Why Carrianne Leung wrote about the secrets of suburbia in her latest novel
The world Carrianne Leung builds in That Time I Loved You is one of secrets and hurts. It presents a series of interconnected stories set in the 1970s, moving from house to house and revealing the lives they contain. Outside, everything in the suburban setting of Scarborough, Ont. is shiny and new; but inside each house there are things people don't talk about.
A suburban sheen
"The Scarborough that I moved to was brand new. There were lots of new subdivisions and schools. We had immigrated from Hong Kong and I remember my mom and dad were excited about this notion of having land — land being our tiny backyard and lawn. We were very much ensconced in the middle class. My parents would disdain of me going downtown to Chinatown, which was seen as seedy. We would talk about what the white folks do and would observe them and their barbecues. The first time I was invited to a friends house for dinner, it was interesting that their meat and vegetables did not touch each other on the plate. Those were startling realizations at that time. It was very much an orientation. As a writer, everything directs me back to my memories of Scarborough."
Wisdom beyond age
"That Time I Loved You is about June's coming of age. Even though this book is not a novel, her voice appears in three stories. Having a 10-year-old child has helped me capture June's voice and remember some of my own childhood. I found it was interesting for her to grapple with what it means to feel so alive — she falls in love for the first time, she has these intense relationships with her best friend — and what it means when she realizes people close to her are choosing to die. From the beginning, that was the frame of what June would have to keep reflecting on. June is understanding that her world is bigger than just this neighbourhood."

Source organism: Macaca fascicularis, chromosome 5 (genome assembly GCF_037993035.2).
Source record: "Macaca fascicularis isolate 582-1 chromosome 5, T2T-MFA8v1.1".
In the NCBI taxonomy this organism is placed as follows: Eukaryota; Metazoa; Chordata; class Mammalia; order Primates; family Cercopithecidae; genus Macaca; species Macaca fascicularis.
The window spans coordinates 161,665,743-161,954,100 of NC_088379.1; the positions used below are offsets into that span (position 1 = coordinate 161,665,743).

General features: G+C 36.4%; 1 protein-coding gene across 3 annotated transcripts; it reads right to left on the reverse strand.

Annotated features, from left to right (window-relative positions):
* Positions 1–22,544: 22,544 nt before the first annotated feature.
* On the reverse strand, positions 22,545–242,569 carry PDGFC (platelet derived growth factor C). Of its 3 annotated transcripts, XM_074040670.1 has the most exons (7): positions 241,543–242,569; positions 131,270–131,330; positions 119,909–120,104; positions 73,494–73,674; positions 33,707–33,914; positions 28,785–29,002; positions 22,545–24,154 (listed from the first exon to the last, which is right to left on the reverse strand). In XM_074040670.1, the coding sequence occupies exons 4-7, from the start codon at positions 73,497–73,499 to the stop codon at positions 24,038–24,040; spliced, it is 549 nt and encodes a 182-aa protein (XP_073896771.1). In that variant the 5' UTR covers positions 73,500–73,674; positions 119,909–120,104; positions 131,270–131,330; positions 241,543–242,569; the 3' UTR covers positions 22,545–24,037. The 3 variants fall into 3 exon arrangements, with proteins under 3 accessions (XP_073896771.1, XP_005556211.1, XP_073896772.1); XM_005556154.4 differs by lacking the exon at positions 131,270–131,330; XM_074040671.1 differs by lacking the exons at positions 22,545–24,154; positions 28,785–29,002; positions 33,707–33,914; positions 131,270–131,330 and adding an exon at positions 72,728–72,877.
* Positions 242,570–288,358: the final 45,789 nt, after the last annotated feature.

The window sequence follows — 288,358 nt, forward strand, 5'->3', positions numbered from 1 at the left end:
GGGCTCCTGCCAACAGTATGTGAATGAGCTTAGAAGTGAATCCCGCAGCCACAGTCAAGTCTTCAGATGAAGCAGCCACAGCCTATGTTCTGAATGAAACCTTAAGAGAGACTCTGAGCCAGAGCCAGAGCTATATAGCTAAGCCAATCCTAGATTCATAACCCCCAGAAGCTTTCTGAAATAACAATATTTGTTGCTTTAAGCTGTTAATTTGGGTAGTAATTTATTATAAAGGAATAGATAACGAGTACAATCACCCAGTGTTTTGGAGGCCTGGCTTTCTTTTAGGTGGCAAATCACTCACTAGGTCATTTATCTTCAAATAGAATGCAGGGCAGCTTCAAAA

"The newlywed character of Francesca is not able to escape desires that leak out of her neat life. She wants other things. She may not know what those things are, but they soon take the form of this neighbour she becomes intrigued with — a container for all of her desires. Having all of this idle time and not being able to get pregnant, she has nothing else to do but yearn. What I found interesting about her is that she doesn't know what she's yearning for and this frightens her. When I reflect about the women in my neighbourhood growing up, I think about what happens when we desire beyond our roles and our immediate life. That's still a lesson women are struggling with now."
Carrianne Leung's comments have been edited and condensed.